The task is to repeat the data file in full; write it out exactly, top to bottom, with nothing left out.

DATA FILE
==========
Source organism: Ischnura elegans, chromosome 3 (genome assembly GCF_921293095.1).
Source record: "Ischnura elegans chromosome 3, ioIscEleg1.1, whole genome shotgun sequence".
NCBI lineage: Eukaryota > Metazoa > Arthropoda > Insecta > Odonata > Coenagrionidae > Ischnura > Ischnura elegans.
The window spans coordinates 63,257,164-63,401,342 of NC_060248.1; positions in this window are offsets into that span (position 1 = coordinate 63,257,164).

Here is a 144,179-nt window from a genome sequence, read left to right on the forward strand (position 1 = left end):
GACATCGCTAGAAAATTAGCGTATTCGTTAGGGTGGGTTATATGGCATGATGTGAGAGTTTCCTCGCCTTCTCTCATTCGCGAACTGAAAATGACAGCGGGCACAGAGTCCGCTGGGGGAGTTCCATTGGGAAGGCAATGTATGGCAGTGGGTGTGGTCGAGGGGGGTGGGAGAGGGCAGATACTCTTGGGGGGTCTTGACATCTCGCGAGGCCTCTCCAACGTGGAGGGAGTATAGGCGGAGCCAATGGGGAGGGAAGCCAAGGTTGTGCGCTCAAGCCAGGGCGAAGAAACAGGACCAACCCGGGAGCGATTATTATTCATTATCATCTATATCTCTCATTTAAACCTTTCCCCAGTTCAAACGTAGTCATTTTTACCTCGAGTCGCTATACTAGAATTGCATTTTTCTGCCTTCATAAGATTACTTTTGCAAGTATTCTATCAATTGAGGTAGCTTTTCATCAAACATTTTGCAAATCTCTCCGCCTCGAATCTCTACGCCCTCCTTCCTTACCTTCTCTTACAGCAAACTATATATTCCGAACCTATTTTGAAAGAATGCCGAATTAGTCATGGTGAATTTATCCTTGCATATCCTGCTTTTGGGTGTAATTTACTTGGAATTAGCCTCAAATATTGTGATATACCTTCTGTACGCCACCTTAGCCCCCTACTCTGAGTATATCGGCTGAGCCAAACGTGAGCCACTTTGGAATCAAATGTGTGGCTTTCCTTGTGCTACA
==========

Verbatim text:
Source organism: Ischnura elegans, chromosome 3 (genome assembly GCF_921293095.1).
Source record: "Ischnura elegans chromosome 3, ioIscEleg1.1, whole genome shotgun sequence".
NCBI lineage: Eukaryota > Metazoa > Arthropoda > Insecta > Odonata > Coenagrionidae > Ischnura > Ischnura elegans.
The window spans coordinates 63,257,164-63,401,342 of NC_060248.1; positions in this window are offsets into that span (position 1 = coordinate 63,257,164).

Here is a 144,179-nt window from a genome sequence, read left to right on the forward strand (position 1 = left end):
GACATCGCTAGAAAATTAGCGTATTCGTTAGGGTGGGTTATATGGCATGATGTGAGAGTTTCCTCGCCTTCTCTCATTCGCGAACTGAAAATGACAGCGGGCACAGAGTCCGCTGGGGGAGTTCCATTGGGAAGGCAATGTATGGCAGTGGGTGTGGTCGAGGGGGGTGGGAGAGGGCAGATACTCTTGGGGGGTCTTGACATCTCGCGAGGCCTCTCCAACGTGGAGGGAGTATAGGCGGAGCCAATGGGGAGGGAAGCCAAGGTTGTGCGCTCAAGCCAGGGCGAAGAAACAGGACCAACCCGGGAGCGATTATTATTCATTATCATCTATATCTCTCATTTAAACCTTTCCCCAGTTCAAACGTAGTCATTTTTACCTCGAGTCGCTATACTAGAATTGCATTTTTCTGCCTTCATAAGATTACTTTTGCAAGTATTCTATCAATTGAGGTAGCTTTTCATCAAACATTTTGCAAATCTCTCCGCCTCGAATCTCTACGCCCTCCTTCCTTACCTTCTCTTACAGCAAACTATATATTCCGAACCTATTTTGAAAGAATGCCGAATTAGTCATGGTGAATTTATCCTTGCATATCCTGCTTTTGGGTGTAATTTACTTGGAATTAGCCTCAAATATTGTGATATACCTTCTGTACGCCACCTTAGCCCCCTACTCTGAGTATATCGGCTGAGCCAAACGTGAGCCACTTTGGAATCAAATGTGTGGCTTTCCTTGTGCTACA